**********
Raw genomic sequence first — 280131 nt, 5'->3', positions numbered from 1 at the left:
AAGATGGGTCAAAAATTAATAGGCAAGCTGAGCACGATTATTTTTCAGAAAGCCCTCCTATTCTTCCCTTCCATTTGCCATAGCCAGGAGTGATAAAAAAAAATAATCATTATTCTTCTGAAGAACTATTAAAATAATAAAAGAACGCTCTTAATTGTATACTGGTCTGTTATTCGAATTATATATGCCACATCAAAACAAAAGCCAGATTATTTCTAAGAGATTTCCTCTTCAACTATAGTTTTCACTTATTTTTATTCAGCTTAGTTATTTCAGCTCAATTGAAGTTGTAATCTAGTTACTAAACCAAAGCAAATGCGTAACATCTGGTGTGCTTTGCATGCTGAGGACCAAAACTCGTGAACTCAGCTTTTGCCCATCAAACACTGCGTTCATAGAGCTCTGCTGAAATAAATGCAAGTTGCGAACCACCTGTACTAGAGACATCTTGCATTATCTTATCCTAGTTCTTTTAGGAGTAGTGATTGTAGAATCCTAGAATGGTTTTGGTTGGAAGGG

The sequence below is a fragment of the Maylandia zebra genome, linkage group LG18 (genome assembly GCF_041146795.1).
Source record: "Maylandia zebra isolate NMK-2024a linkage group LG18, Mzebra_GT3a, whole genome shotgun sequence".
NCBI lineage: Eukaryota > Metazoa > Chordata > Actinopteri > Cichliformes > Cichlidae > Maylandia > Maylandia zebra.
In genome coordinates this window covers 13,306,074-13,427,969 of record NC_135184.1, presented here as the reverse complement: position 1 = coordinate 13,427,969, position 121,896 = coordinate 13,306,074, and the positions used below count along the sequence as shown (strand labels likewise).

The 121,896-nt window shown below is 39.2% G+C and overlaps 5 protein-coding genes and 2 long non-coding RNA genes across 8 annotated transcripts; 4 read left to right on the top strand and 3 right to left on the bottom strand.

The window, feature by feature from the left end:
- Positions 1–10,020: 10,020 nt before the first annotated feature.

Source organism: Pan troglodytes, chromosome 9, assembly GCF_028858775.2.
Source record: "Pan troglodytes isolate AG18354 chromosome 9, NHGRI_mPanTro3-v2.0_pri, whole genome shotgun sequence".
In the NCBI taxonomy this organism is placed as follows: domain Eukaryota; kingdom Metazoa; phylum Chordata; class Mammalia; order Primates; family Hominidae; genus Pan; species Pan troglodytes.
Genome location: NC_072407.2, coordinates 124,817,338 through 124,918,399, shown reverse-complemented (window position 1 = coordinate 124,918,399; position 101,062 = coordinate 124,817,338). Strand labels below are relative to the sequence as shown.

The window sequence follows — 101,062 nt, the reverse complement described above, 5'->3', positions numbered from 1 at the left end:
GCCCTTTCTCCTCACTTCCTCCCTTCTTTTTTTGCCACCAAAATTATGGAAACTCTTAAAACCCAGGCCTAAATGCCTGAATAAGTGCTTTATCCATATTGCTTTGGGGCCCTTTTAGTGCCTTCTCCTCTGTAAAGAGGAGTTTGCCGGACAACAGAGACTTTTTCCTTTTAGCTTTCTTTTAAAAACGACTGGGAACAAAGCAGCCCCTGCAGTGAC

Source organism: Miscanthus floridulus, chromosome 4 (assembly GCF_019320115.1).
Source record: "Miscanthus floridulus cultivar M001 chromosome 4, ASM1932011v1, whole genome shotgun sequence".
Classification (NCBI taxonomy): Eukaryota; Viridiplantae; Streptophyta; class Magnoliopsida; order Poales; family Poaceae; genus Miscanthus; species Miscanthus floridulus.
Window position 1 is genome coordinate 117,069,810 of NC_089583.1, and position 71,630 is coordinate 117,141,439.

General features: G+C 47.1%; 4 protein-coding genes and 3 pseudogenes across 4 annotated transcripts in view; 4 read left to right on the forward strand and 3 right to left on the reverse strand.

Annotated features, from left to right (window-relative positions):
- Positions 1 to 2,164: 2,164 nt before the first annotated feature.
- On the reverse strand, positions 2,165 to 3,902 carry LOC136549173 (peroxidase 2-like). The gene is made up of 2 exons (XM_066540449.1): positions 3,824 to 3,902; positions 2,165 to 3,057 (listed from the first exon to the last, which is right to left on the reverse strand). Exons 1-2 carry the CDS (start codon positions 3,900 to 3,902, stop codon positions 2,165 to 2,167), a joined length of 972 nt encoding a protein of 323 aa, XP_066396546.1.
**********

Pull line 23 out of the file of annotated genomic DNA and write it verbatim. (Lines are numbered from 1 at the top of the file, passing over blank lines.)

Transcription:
- On the reverse strand, positions 2,165 to 3,902 carry LOC136549173 (peroxidase 2-like). The gene is made up of 2 exons (XM_066540449.1): positions 3,824 to 3,902; positions 2,165 to 3,057 (listed from the first exon to the last, which is right to left on the reverse strand). Exons 1-2 carry the CDS (start codon positions 3,900 to 3,902, stop codon positions 2,165 to 2,167), a joined length of 972 nt encoding a protein of 323 aa, XP_066396546.1.